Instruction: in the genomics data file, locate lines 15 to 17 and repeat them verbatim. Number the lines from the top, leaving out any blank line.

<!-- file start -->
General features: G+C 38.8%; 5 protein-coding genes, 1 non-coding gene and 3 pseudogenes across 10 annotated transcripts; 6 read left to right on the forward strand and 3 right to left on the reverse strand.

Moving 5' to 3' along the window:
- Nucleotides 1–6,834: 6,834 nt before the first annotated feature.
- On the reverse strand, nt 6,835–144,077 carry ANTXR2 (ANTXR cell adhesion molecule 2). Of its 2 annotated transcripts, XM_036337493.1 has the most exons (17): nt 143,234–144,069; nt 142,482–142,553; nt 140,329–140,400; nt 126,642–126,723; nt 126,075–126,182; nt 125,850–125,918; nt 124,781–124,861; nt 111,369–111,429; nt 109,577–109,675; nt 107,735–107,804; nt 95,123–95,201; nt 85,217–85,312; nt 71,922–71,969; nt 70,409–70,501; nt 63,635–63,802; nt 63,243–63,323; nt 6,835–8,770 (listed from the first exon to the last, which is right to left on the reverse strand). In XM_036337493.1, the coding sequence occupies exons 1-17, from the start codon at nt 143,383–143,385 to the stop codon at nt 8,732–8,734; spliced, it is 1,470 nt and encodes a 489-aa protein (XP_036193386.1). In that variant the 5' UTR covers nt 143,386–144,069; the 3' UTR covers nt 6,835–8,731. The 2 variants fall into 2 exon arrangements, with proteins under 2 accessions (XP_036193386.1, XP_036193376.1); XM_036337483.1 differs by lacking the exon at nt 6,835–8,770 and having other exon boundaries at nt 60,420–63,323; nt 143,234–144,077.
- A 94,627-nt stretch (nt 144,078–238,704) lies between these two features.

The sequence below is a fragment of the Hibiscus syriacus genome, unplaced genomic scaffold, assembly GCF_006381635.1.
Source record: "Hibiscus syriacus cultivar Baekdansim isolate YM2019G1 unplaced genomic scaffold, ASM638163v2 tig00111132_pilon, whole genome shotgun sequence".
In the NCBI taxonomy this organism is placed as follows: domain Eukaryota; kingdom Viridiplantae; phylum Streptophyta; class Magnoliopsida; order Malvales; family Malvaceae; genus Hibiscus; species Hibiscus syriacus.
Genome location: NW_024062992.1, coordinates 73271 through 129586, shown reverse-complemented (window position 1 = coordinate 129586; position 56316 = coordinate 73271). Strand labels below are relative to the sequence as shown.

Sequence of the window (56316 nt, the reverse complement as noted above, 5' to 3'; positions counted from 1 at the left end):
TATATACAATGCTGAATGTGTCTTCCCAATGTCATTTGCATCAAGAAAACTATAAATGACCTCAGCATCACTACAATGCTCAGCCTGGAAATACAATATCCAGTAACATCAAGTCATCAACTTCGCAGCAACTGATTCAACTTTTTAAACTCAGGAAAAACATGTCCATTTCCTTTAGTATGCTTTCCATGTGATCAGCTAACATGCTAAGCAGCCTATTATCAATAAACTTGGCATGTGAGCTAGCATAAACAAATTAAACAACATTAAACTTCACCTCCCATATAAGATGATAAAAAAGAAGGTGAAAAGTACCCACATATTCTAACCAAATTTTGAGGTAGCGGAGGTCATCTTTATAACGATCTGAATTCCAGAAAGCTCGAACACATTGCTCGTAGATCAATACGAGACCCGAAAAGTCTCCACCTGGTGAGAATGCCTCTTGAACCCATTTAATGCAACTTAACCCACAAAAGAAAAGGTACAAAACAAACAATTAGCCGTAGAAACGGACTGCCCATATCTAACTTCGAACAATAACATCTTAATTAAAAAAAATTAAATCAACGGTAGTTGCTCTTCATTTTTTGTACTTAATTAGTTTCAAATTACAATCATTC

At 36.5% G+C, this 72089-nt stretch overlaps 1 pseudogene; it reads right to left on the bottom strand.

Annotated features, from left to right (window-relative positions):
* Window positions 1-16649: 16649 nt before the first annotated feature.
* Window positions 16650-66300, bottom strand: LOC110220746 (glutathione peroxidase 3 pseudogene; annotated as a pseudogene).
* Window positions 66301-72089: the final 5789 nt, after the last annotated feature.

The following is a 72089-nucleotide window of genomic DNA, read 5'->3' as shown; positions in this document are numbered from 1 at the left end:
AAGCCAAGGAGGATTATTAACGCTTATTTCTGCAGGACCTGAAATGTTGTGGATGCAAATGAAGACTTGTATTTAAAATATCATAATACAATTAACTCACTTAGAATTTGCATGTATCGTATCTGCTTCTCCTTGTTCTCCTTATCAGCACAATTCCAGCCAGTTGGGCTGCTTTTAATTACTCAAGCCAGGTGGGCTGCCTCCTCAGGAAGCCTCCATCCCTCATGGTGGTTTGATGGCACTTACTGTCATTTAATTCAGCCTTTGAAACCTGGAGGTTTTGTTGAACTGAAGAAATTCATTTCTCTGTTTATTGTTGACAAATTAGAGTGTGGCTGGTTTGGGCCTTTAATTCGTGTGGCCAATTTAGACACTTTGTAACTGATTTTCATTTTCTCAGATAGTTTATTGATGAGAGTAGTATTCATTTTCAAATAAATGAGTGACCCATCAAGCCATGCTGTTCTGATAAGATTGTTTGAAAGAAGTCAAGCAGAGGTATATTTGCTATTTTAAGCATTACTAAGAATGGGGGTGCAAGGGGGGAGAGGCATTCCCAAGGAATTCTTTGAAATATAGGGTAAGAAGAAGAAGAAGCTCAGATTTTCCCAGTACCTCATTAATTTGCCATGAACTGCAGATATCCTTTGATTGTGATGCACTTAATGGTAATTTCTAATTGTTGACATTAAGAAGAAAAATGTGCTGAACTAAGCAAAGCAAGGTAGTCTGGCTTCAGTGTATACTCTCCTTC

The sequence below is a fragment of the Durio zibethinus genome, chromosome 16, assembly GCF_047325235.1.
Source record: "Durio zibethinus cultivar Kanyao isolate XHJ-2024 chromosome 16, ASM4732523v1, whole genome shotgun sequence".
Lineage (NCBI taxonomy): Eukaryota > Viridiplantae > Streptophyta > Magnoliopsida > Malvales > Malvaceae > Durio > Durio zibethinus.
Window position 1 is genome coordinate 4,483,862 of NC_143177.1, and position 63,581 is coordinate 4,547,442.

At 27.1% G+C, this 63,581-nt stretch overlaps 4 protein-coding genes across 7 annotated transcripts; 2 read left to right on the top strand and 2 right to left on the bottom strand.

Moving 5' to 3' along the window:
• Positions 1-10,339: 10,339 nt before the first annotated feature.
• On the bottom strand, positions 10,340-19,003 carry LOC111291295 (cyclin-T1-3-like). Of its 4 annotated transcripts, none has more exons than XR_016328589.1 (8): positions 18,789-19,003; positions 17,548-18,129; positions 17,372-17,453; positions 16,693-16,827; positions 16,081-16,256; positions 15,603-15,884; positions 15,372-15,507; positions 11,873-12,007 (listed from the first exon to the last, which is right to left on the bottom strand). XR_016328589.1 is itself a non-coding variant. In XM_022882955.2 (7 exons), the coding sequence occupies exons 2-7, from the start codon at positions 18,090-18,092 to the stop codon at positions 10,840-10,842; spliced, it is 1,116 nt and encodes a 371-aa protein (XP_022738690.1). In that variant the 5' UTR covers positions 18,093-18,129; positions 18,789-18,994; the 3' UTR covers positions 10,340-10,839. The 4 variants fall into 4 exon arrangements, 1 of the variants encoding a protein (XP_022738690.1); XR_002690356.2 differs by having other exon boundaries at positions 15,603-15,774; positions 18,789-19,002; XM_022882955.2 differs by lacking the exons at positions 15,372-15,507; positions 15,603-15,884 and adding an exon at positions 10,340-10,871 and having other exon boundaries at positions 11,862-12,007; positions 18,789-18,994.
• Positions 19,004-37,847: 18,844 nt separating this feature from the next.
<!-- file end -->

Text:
* Window positions 16650-66300, bottom strand: LOC110220746 (glutathione peroxidase 3 pseudogene; annotated as a pseudogene).
* Window positions 66301-72089: the final 5789 nt, after the last annotated feature.

The following is a 72089-nucleotide window of genomic DNA, read 5'->3' as shown; positions in this document are numbered from 1 at the left end: